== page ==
The insurer Aetna Inc. reached a $17 million settlement in a federal class action lawsuit involving a breach of HIV privacy. The lawsuit was filed in August 2017, after the company mailed nearly 12,000 letters last July in which clients’ HIV status was visible in the large windows of the envelopes.

Those involved in the class action case will receive a base payment of either $75 or $500 and may seek additional money, according to a press release posted by The AIDS Law Project of Pennsylvania, a nonprofit firm working on the case along with the Legal Action Center and Berger & Montague, PC.

Because of that breach of privacy, some clients suffered serious consequences, Ronda B. Goldfein, of the AIDS Law Project, told CNN. “One woman had to leave her home after a relative moved out, and she could no longer afford the house without the benefit of the roommate’s contribution,” Goldfein said, adding that in another instance, “one person reported that after the word got out there was some homophobic vandalism to his home, and so he moved.”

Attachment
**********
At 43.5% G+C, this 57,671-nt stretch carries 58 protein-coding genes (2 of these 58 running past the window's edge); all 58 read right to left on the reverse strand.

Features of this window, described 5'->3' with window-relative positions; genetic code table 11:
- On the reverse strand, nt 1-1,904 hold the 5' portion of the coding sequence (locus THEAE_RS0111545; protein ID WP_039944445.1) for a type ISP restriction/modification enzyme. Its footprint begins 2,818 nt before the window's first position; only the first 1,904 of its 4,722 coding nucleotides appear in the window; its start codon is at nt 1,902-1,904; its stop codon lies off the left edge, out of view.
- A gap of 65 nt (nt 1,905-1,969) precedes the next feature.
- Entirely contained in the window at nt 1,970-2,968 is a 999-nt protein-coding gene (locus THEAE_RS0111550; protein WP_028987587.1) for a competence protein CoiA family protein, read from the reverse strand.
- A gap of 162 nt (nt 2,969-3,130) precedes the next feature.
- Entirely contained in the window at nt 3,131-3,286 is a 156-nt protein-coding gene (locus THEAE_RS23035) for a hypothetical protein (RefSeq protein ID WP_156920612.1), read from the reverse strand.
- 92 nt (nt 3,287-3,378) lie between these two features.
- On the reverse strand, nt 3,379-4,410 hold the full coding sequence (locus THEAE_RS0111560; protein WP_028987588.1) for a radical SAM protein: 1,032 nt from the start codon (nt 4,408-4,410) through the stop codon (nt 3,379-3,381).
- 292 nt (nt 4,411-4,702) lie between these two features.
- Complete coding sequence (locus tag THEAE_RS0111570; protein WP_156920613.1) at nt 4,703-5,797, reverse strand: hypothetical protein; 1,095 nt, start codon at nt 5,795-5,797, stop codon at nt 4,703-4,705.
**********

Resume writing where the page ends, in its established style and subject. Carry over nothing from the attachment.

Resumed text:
The Aetna case is thought to be the largest HIV data breach. It involved not just people living with HIV but individuals who were taking the HIV med Truvada as pre-exposure prophylaxis (PrEP, a daily pill to prevent getting HIV).

“HIV still has a negative stigma associated with it and I am pleased that this encouraging agreement with Aetna shows that HIV-related information warrants special care,” said lead plaintiff Andrew Beckett in the press release. (His name is a pseudonym taken from the HIV-positive character played by Tom Hanks in the film Philadelphia.)

As part of the settlement, Aetna is adapting a new “best practices” policy to ensure privacy breaches don’t happen again.